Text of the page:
WEEKLY SOUTH CAROLINA WEATHER 2018
July 09, 2018 - July 15, 2018
High pressure over the Ohio and Tennessee valleys was in control of the weather at the start of the week. The drier air mass led to lower dewpoints in the 50’s and 60’s across the state, and some below normal minimum temperatures. The National Weather Service (NWS) stations in York, Chesnee, and Table Rock reported low temperatures of 57 degrees the morning of Monday, July 9. Quiet conditions continued into Tuesday, July 10, with another cool morning as the dry air mass remained in control. The NWS station in Andrews set a new record for low temperature for the date of 59 degrees, replacing the old record of 60 degrees in 2006. Tropical Storm Chris remained well offshore, posing no direct threat to the South Carolina coast. The high astronomical tides, or King Tide, for the month began and lasted for the next seven days. A maximum tide level of 7.17 ft (mean lower low water - MLLW) was observed at the Charleston Harbor tide gauge on the evening of July 10, and some coastal flooding and saltwater intrusion onto roads were seen in downtown Charleston, Mount Pleasant, and on James Island.
The dry weather persisted as high pressure dominated the weather pattern with warmer temperatures on July 11. The CoCoRaHS station Lexington 1.6 NWN (SC-LX-5) noted that “Above normal temperatures and little rainfall over the past two weeks have produced dry conditions. Some annual/perennial plants look stressed and lawns not irrigated looking dry. Fields of corn looking stressed.” Multiple NWS stations reported maximum temperatures at or above 100 degrees, including 103 degrees reported at the Columbia Metro Airport, which broke the previous record of 102 back in 1993. On Thursday, July 12, a slow-moving frontal boundary over the Midlands increased the chances of rain and afternoon thunderstorms. Lightning struck a field where a training exercise was in progress at Fort Jackson in Richland County around 4:00 p.m. EDT. Fifteen soldiers were transported to the hospital as a precaution and released. In Greenwood County, multiple reports of trees down and some power outages came from Verdery and Greenwood.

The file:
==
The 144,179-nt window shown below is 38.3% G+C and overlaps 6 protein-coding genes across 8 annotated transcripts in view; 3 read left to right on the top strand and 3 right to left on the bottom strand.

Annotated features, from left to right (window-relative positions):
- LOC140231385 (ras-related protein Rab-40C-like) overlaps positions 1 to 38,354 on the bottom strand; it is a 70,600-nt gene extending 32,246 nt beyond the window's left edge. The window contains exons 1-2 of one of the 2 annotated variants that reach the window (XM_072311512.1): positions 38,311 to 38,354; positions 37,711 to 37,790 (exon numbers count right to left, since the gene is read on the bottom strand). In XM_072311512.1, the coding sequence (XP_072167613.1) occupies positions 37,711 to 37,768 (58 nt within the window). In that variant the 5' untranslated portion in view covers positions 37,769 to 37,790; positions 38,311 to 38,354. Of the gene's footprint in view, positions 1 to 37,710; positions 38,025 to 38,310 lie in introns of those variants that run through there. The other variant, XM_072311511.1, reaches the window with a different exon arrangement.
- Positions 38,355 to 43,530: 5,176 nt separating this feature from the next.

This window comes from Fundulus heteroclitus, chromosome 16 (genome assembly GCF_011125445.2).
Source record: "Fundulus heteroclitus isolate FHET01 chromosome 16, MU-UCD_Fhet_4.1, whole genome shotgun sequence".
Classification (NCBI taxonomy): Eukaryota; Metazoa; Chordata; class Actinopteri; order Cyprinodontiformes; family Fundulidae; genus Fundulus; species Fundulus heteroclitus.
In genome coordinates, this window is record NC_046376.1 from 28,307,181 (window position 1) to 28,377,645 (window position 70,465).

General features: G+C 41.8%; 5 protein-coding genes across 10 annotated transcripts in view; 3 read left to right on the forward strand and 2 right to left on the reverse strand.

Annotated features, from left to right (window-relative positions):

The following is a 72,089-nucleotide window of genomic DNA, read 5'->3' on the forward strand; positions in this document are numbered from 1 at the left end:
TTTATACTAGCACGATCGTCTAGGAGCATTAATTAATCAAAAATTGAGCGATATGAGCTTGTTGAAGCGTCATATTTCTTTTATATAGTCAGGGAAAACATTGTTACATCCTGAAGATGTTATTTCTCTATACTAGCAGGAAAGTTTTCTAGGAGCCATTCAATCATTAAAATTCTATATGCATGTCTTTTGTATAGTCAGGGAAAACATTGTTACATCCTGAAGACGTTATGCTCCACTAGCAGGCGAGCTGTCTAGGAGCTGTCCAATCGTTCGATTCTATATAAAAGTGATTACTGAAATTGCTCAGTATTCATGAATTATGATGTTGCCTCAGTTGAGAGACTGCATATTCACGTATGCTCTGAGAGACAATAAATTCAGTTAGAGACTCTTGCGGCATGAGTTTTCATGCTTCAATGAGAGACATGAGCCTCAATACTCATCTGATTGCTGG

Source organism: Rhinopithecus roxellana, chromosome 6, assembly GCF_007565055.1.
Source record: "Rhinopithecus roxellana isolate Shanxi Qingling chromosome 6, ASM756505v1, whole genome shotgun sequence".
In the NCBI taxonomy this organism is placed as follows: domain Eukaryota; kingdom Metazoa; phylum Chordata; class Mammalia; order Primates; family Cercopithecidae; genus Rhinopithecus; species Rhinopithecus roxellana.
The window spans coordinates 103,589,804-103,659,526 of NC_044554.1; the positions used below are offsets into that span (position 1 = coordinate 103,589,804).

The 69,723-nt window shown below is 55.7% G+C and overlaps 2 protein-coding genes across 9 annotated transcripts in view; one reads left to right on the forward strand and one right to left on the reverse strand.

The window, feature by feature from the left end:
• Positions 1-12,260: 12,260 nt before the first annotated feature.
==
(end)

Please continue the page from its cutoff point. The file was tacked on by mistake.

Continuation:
By Friday, the frontal boundary stalled across the state with high-pressure building in behind the front. The NWS station in Darlington recorded a low temperature of 61 degrees, and the CoCoRaHS station in Simpsonville (SC-GV-94) reported a 24-hour rainfall total the morning of July 13 of 2.66 inches. An upper-level ridge set up over the Southeast on Saturday, July 14. A weak trough at the surface provided enough moisture and instability for a few showers and thunderstorms to develop during the afternoon, especially in the Upstate. Around 10:30 p.m. EDT that evening, a King Tide value of 7.61 ft. MLLW was observed at the Charleston Harbor tide gauge, and saltwater intrusion in Charleston and the surrounding area caused some roads to be closed. High temperatures in the Midlands climbed to the mid-90’s on Sunday, July 15, ahead of an approaching cold front.
(Note: The highest and lowest official temperatures and highest precipitation totals provided below are based on observations from the National Weather Service Cooperative Observer network and the National Weather Service's Forecast Offices.)
The highest official temperature reported was 105 degrees at Columbia USC Campus on July 11.
The lowest official temperature reported was 51 degrees at Jocassee July 10.
The heaviest official 24-hour precipitation reported was 2.03 inches at the National Weather Service Cooperative station in Spartanburg ending at 5:00 p.m. on July 13.
The state average precipitation for the seven-day period was 0.2 inches.
| ||Weekly*||Since Jan 1||Departure
|Charlotte, NC Airport||0.71||22.03||-0.3
|Columbia Metro Airport||Trace||16.66||-7.0
|Augusta, GA Airport||0.10||24.63||0.4
|North Myrtle Beach Airport||0.12||23.87||-0.9
|Charleston Air Force Base||0.25||27.49||2.4
|Savannah, GA Airport||0.14||18.07||-6.7
| *Weekly precipitation totals ending midnight Sunday. |
4-inch depth soil temperature: Clinton: 79 degrees. Columbia: 85 degrees. Barnwell: 77 degrees. Mullins: 71 degrees.
The lack of widespread rainfall over the state led to the decrease in stream flows in the Low Country, Midlands and Pee Dee regions, including the Edisto River near Orangeburg, Black Creek at Hartsville and McBee, and the Little Pee Dee near Galivants Ferry which reported below normal streamflows. Some rivers in the Upstate, such as the Saluda River near Greenville, were running at normal discharge levels.
COASTAL OCEAN TEMPERATURES:
Charleston Harbor (CHTS1): 85.1 degrees.
Capers Nearshore Buoy (Station 41029): 83.3 degrees.
Fripps Nearshore Buoy (Station 41033): 84.2 degrees.